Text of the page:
Also meal planning saves us money. Since I started sticking to a meal plan, I only go to the grocery store once a week. (Every time you walk into the grocery store, you buy more than just what you came for, so staying away as much as possible means you spend less.) But the big way we save money is by not eating out. We can easily blow $50 feeding our family of 5 by eating out. And that’s fine if it’s a treat that we are all excited to enjoy. But if we spend that kind of money just because I forgot for the third time in a week that I can’t drive and make dinner at the same time…then that is not a treat. That just hurts.

But really my main motivator is saving time. I want hungry people to be fed, family dinners to be a priority, and I refuse to spend hours upon hours making this happen every week.

So before I reveal my arsenal of dinners, I have a few tips:

Tip #1: Use Google sheets to create your meal plan, then add your grocery lists as additional tabs at the bottom of your sheet. 

You can see in the screenshot below I have created a Google sheet with my dinners plugged into a calendar. Then, at the bottom of my meal spreadsheet calendar thing, I have different tabs for each week’s grocery list. This is where things get really nerdy and amazing. I can just re-use these grocery lists each week for the rest of my life if I want to. Or I can copy and paste and tweak them if I want to change up the rotation a bit. And I can always see and edit them, because I can access my Google drive from my phone. OMG, I know.

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Here’s my week 1 grocery list. It includes stuff other than just what I need for dinners obviously. I needed cilantro twice apparently. But only once did I need it to be capitalized.

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Tip #2: Add your meals to your digital calendar.

Once you’ve got the above setup, you can add your dinners to your Google calendar or whatever calendar you use. This will help you see that, oops, Back to School night is on Tuesday and it’s not a good night for that super complicated recipe you clipped out of Food and Wine magazine.

So without further ado, I am sharing a month’s worth of dinners my whole family will happily eat. I am breaking these dinners up into categories so that you can plug them into your specific schedule. For example, if you know you have a crazy driving day on Wednesdays, pick a meal from the slow-cooker category. You will feel like a genius when you roll into your driveway at 6:30 with a hot meal ready to be dished out to hungry loved ones.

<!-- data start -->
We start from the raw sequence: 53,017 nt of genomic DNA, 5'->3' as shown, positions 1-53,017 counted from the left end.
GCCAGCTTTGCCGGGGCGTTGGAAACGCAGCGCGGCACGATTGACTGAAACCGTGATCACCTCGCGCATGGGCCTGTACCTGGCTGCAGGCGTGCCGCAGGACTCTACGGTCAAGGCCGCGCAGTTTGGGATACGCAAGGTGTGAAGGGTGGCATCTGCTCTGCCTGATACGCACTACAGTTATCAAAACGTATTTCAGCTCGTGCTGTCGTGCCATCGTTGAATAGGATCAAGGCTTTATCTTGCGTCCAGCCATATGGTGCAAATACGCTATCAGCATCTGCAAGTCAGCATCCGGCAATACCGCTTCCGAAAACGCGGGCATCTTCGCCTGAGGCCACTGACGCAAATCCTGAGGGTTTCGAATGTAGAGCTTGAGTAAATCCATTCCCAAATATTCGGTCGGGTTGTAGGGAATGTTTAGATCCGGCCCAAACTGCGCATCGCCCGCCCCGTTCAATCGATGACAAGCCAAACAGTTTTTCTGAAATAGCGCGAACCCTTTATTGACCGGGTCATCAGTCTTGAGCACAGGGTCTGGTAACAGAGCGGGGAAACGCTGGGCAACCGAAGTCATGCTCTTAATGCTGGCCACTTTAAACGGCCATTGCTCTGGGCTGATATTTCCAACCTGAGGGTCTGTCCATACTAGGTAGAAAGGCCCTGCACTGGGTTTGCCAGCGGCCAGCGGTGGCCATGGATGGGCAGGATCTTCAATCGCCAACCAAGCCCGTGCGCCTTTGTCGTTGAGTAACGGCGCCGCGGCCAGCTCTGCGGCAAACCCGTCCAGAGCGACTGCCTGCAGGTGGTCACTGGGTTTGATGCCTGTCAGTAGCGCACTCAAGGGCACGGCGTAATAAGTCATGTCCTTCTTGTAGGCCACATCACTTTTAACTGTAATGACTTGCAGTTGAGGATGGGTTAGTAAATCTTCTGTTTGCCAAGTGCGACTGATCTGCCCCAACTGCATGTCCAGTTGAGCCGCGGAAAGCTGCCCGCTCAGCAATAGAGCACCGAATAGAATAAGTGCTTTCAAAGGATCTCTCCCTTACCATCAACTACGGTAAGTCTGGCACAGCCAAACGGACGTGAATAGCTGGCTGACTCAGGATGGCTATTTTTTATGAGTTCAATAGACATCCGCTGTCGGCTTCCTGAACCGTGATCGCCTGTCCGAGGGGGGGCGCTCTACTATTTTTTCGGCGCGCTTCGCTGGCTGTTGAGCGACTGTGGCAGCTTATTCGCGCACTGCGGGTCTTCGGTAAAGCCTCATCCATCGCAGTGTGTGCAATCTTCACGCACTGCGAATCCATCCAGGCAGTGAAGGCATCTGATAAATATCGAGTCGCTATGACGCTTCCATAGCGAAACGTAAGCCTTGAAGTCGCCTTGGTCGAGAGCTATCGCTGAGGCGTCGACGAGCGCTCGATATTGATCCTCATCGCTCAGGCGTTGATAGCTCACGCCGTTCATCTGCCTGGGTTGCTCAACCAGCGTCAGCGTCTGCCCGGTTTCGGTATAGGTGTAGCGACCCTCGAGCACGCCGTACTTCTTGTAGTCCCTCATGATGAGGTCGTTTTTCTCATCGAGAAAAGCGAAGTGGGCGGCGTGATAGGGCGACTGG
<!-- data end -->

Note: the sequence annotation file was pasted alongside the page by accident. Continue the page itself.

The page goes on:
So here’s what’s for dinner at my house this month:

Slow-cooker/Instant Pot Meals

Make-Ahead Dinners

  • Spaghetti with meat sauce: Brown 1 lb ground beef and 1 lb ground mild italian sausage. Drain fat. Add 3 cloves of chopped garlic and cook with ground meat for 30 seconds. Add half a cup of wine (any wine or no wine is fine) and cook until almost all the liquid has evaporated.  Add 24-oz jar of Rao’s marinara sauce + 1 8 0z can of (unseasoned) tomato sauce + 1 tablespoon of Italian seasoning + tablespoon of sugar + salt and pepper to taste. Let everything simmer for as long as you have. Add water if sauce seems too thick. Serve with pasta and any veggie your kids will eat!
  • Lasagna (Make extra spaghetti sauce and freeze half for lasagna night. Woo! I use whatever recipe comes on the box of lasagna noodles.)
  • Chicken and dumplings (Make your own stock with a whole chicken or use a rotisserie chicken with store-bought stock. You are your own boss!) I have concocted what I believe to be the perfect chicken and dumplings recipe. Sorry, I need to figure out how to share recipes on WordPress. Once I do that I will share that in another post. Stay tuned!

Sheet Pan Dinners

  • Sausage with Roasted Vegetables: slice up your favorite sausage (I like Pederson’s), add chunks of red onion, and veggies, toss with olive oil and salt and pepper and roast for 20ish minutes on 425.
  • Sheet Pan Meatballs with Crispy Turmeric Chickpeas

Dinners You Can Make With Your Eyes Closed*

  • Crispy Tacos=ground beef + Old El Paso seasoning + Crispy taco shells + fixings
  • Fish Tacos=frozen battered fish fillets + southwestern salad in a bag + tortillas + fixings
  • Grilled Chicken=I actually make this in a pan, not on the grill. Sprinkle salt, pepper, and season salt on the chicken. Add a tablespoon of olive oil and a tablespoon of butter to the pan. Cook on medium high heat on both sides until done. For extra thick chicken breasts, consider cutting them in half lengthwise to make them thinner. Better seasoning to chicken ratio that way. And they’ll cook faster.
  • BBQ Chicken=See above method for grilled chicken but add barbecue sauce to chicken at the end and throw it in a 425 degree oven to let it caramelize a little.
  • Homemade Pizza**=buy a ball of fresh dough from a pizza place near you and flip and toss it around like you made that thing yourself. Or make it yourself using this recipe that is super easy, but just takes some time for the dough to rise. For anyone still reading this, you are awesome, and please know that an envelope of yeast is equal to 2 and 1/4 teaspoons.
  • Baked potato night. The potato is your canvas. Get creative. Expert moms have baked potato night after BBQ chicken night and put leftover BBQ chicken on their potatoes. Just sayin.
  • Quesadillas=tortilla, cheese, other tortilla. Put them in a pan and melt the cheese. We are a simple folk and don’t need anything else but a little guacamole to make this a meal. But you will likely have extra pulled chicken or pulled pork sitting around at some point, so just think about that. Don’t cook more. Cook smart!

Dinners You Can Outsource. For us Sunday night is usually Daddy-grills night. Yay!

  • Grilled hamburgers
  • Grilled hotdogs
  • Grilled anything. I don’t care because I am not cooking!

Fancy-ish Dinners that Make You Feel Special

*Don’t do that. Just saying these are really easy meals.